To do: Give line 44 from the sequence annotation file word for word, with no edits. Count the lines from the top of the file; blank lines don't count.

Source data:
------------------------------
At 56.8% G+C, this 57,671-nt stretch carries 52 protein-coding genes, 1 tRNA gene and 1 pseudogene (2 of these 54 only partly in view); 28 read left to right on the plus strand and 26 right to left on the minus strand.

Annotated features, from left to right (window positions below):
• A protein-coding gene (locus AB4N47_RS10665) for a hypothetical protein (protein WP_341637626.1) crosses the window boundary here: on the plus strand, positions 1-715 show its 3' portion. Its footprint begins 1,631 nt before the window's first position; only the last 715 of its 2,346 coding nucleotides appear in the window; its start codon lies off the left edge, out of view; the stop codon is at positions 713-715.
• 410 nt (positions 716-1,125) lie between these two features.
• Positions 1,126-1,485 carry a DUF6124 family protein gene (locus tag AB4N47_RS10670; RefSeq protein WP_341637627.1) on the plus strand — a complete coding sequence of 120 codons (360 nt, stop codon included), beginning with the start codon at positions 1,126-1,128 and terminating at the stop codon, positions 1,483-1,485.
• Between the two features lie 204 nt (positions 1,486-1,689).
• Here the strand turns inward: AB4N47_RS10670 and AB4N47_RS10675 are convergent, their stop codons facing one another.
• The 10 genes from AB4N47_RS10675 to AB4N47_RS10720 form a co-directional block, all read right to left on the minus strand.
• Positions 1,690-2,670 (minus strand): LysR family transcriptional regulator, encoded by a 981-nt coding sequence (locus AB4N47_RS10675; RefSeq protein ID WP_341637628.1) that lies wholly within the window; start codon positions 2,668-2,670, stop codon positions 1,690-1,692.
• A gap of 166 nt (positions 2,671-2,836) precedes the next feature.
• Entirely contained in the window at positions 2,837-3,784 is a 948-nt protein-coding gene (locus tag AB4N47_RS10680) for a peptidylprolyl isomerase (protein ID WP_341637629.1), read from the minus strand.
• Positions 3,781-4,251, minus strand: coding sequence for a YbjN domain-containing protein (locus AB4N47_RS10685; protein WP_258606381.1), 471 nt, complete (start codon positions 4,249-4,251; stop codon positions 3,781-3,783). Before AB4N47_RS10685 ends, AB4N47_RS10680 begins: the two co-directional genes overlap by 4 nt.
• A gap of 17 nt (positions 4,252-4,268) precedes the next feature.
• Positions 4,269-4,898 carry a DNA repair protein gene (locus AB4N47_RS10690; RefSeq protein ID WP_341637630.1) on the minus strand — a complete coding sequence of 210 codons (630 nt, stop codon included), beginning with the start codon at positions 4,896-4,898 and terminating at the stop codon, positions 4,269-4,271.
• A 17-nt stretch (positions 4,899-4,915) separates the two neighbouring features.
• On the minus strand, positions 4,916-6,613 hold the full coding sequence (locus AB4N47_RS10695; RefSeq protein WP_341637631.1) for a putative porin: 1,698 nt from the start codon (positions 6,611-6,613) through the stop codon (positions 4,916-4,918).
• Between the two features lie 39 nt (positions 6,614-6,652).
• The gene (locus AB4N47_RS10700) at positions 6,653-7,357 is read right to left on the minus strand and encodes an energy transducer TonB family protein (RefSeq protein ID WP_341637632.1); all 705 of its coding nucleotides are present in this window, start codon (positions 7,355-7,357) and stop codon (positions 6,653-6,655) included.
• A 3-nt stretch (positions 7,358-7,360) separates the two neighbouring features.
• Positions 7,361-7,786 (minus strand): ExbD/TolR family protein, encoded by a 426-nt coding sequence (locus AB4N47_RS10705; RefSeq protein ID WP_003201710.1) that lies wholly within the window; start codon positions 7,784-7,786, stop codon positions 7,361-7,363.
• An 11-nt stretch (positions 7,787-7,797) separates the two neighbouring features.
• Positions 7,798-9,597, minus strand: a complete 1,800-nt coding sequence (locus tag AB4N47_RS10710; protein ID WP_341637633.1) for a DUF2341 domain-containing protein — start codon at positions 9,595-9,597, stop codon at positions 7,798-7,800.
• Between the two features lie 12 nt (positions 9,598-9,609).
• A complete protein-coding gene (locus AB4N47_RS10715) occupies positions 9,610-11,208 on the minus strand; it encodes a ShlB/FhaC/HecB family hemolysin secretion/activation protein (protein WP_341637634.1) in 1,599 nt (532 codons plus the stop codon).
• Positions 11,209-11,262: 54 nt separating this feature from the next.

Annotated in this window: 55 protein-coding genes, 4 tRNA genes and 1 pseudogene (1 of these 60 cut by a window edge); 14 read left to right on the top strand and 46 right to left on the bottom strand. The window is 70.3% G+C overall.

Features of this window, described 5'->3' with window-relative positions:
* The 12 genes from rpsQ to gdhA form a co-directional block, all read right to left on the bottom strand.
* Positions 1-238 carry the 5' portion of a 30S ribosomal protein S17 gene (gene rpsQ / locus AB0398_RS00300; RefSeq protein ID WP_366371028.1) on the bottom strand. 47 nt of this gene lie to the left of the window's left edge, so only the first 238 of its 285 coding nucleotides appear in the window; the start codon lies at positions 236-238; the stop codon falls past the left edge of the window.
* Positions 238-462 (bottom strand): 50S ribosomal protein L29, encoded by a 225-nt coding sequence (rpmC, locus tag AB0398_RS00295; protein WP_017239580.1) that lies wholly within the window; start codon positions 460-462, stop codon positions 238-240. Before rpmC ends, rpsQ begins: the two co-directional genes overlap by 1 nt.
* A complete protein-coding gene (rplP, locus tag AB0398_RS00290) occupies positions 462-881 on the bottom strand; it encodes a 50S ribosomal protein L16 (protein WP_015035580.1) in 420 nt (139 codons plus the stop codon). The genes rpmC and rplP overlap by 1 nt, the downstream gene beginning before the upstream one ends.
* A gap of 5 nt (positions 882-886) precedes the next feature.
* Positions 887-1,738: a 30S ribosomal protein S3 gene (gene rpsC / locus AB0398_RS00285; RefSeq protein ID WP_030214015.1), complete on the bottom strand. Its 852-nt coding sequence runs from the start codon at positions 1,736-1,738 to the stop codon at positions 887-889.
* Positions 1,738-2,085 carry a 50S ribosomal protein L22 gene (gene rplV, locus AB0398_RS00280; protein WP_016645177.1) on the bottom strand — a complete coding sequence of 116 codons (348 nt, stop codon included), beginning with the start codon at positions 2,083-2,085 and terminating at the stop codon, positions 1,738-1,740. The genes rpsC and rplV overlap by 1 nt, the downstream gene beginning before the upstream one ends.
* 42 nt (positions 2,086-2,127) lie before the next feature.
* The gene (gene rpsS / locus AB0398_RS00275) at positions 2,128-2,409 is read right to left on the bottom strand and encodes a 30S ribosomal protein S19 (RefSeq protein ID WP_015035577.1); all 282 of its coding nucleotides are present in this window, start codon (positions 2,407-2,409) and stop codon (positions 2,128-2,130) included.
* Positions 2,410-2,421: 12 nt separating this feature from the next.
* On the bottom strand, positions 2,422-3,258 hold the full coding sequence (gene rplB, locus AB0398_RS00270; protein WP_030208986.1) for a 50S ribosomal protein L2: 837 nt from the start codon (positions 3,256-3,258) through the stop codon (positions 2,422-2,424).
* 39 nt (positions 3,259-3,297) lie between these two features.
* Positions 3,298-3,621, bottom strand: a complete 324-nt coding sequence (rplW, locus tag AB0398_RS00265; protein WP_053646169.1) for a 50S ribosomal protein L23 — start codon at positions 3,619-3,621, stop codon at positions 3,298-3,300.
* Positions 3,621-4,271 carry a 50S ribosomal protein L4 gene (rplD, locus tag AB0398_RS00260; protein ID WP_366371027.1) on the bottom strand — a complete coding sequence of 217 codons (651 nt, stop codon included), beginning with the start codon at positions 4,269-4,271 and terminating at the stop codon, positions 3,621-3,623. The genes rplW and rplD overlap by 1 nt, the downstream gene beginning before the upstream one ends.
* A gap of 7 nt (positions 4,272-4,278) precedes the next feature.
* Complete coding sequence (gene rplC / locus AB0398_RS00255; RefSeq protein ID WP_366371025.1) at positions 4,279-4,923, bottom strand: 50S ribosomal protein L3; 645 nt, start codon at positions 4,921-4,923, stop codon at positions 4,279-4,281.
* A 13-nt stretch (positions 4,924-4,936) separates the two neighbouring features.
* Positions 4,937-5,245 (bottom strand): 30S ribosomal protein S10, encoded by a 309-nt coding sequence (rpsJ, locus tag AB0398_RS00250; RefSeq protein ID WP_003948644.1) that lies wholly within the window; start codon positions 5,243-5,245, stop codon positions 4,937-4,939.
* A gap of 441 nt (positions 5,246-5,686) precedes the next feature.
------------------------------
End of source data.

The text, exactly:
* A 13-nt stretch (positions 4,924-4,936) separates the two neighbouring features.